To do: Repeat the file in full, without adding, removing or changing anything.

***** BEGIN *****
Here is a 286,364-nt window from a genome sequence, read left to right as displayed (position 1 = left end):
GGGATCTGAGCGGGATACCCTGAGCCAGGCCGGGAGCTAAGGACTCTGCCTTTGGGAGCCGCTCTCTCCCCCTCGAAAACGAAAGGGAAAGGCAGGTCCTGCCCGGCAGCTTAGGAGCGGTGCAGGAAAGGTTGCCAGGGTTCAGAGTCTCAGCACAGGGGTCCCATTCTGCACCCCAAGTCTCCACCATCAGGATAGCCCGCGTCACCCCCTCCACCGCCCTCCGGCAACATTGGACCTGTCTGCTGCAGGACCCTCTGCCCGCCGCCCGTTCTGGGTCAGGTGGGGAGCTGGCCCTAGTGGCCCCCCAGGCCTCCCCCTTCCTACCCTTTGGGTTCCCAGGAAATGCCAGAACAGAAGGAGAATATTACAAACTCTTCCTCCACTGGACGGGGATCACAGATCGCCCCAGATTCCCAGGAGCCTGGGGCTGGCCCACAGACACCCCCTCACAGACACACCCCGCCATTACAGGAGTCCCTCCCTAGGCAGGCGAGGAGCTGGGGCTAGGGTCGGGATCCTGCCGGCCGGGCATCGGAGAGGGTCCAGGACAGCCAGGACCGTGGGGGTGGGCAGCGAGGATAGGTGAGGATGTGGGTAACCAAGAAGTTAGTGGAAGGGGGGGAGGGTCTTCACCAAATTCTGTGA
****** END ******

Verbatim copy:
Here is a 286,364-nt window from a genome sequence, read left to right as displayed (position 1 = left end):
GGGATCTGAGCGGGATACCCTGAGCCAGGCCGGGAGCTAAGGACTCTGCCTTTGGGAGCCGCTCTCTCCCCCTCGAAAACGAAAGGGAAAGGCAGGTCCTGCCCGGCAGCTTAGGAGCGGTGCAGGAAAGGTTGCCAGGGTTCAGAGTCTCAGCACAGGGGTCCCATTCTGCACCCCAAGTCTCCACCATCAGGATAGCCCGCGTCACCCCCTCCACCGCCCTCCGGCAACATTGGACCTGTCTGCTGCAGGACCCTCTGCCCGCCGCCCGTTCTGGGTCAGGTGGGGAGCTGGCCCTAGTGGCCCCCCAGGCCTCCCCCTTCCTACCCTTTGGGTTCCCAGGAAATGCCAGAACAGAAGGAGAATATTACAAACTCTTCCTCCACTGGACGGGGATCACAGATCGCCCCAGATTCCCAGGAGCCTGGGGCTGGCCCACAGACACCCCCTCACAGACACACCCCGCCATTACAGGAGTCCCTCCCTAGGCAGGCGAGGAGCTGGGGCTAGGGTCGGGATCCTGCCGGCCGGGCATCGGAGAGGGTCCAGGACAGCCAGGACCGTGGGGGTGGGCAGCGAGGATAGGTGAGGATGTGGGTAACCAAGAAGTTAGTGGAAGGGGGGGAGGGTCTTCACCAAATTCTGTGA